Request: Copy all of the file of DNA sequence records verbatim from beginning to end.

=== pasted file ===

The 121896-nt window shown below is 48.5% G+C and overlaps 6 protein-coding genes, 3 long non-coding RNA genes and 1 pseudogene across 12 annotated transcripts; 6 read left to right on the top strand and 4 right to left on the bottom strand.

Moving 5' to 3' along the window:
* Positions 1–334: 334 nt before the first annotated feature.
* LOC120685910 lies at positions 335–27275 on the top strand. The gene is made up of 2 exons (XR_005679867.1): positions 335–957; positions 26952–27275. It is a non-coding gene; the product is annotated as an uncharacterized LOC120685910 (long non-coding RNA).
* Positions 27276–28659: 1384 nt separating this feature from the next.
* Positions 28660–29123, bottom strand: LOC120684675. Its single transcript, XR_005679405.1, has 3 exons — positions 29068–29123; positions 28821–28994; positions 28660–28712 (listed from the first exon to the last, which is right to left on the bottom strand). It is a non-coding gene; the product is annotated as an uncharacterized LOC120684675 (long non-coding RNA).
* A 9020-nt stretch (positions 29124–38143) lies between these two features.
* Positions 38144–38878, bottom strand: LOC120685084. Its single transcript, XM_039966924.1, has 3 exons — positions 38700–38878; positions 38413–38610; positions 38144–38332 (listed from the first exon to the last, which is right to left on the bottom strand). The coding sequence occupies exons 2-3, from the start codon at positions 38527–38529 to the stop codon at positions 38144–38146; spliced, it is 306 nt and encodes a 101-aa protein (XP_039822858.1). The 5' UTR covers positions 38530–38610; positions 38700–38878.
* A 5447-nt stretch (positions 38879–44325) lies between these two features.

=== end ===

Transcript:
The 121896-nt window shown below is 48.5% G+C and overlaps 6 protein-coding genes, 3 long non-coding RNA genes and 1 pseudogene across 12 annotated transcripts; 6 read left to right on the top strand and 4 right to left on the bottom strand.

Moving 5' to 3' along the window:
* Positions 1–334: 334 nt before the first annotated feature.
* LOC120685910 lies at positions 335–27275 on the top strand. The gene is made up of 2 exons (XR_005679867.1): positions 335–957; positions 26952–27275. It is a non-coding gene; the product is annotated as an uncharacterized LOC120685910 (long non-coding RNA).
* Positions 27276–28659: 1384 nt separating this feature from the next.
* Positions 28660–29123, bottom strand: LOC120684675. Its single transcript, XR_005679405.1, has 3 exons — positions 29068–29123; positions 28821–28994; positions 28660–28712 (listed from the first exon to the last, which is right to left on the bottom strand). It is a non-coding gene; the product is annotated as an uncharacterized LOC120684675 (long non-coding RNA).
* A 9020-nt stretch (positions 29124–38143) lies between these two features.
* Positions 38144–38878, bottom strand: LOC120685084. Its single transcript, XM_039966924.1, has 3 exons — positions 38700–38878; positions 38413–38610; positions 38144–38332 (listed from the first exon to the last, which is right to left on the bottom strand). The coding sequence occupies exons 2-3, from the start codon at positions 38527–38529 to the stop codon at positions 38144–38146; spliced, it is 306 nt and encodes a 101-aa protein (XP_039822858.1). The 5' UTR covers positions 38530–38610; positions 38700–38878.
* A 5447-nt stretch (positions 38879–44325) lies between these two features.